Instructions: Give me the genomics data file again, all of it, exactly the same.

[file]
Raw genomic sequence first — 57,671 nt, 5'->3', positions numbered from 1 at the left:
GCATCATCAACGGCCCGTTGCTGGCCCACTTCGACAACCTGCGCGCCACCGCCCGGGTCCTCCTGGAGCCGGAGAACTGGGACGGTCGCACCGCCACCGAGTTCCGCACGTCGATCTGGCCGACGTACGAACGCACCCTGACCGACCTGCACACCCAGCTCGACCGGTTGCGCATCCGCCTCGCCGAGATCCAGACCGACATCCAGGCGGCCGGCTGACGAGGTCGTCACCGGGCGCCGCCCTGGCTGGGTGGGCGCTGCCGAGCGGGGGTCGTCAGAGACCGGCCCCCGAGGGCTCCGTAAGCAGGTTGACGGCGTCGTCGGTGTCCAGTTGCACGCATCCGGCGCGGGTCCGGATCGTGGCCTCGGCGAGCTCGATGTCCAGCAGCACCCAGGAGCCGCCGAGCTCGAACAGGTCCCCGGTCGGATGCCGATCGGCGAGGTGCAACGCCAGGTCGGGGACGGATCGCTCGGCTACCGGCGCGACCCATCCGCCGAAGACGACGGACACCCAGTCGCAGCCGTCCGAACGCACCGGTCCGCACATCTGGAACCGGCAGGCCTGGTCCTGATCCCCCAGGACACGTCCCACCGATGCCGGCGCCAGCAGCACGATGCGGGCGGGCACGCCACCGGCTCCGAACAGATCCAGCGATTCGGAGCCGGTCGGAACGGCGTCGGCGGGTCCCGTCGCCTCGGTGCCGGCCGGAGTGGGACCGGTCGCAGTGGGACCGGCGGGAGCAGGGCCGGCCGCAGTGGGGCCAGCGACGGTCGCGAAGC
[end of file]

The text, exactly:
Raw genomic sequence first — 57,671 nt, 5'->3', positions numbered from 1 at the left:
GCATCATCAACGGCCCGTTGCTGGCCCACTTCGACAACCTGCGCGCCACCGCCCGGGTCCTCCTGGAGCCGGAGAACTGGGACGGTCGCACCGCCACCGAGTTCCGCACGTCGATCTGGCCGACGTACGAACGCACCCTGACCGACCTGCACACCCAGCTCGACCGGTTGCGCATCCGCCTCGCCGAGATCCAGACCGACATCCAGGCGGCCGGCTGACGAGGTCGTCACCGGGCGCCGCCCTGGCTGGGTGGGCGCTGCCGAGCGGGGGTCGTCAGAGACCGGCCCCCGAGGGCTCCGTAAGCAGGTTGACGGCGTCGTCGGTGTCCAGTTGCACGCATCCGGCGCGGGTCCGGATCGTGGCCTCGGCGAGCTCGATGTCCAGCAGCACCCAGGAGCCGCCGAGCTCGAACAGGTCCCCGGTCGGATGCCGATCGGCGAGGTGCAACGCCAGGTCGGGGACGGATCGCTCGGCTACCGGCGCGACCCATCCGCCGAAGACGACGGACACCCAGTCGCAGCCGTCCGAACGCACCGGTCCGCACATCTGGAACCGGCAGGCCTGGTCCTGATCCCCCAGGACACGTCCCACCGATGCCGGCGCCAGCAGCACGATGCGGGCGGGCACGCCACCGGCTCCGAACAGATCCAGCGATTCGGAGCCGGTCGGAACGGCGTCGGCGGGTCCCGTCGCCTCGGTGCCGGCCGGAGTGGGACCGGTCGCAGTGGGACCGGCGGGAGCAGGGCCGGCCGCAGTGGGGCCAGCGACGGTCGCGAAGC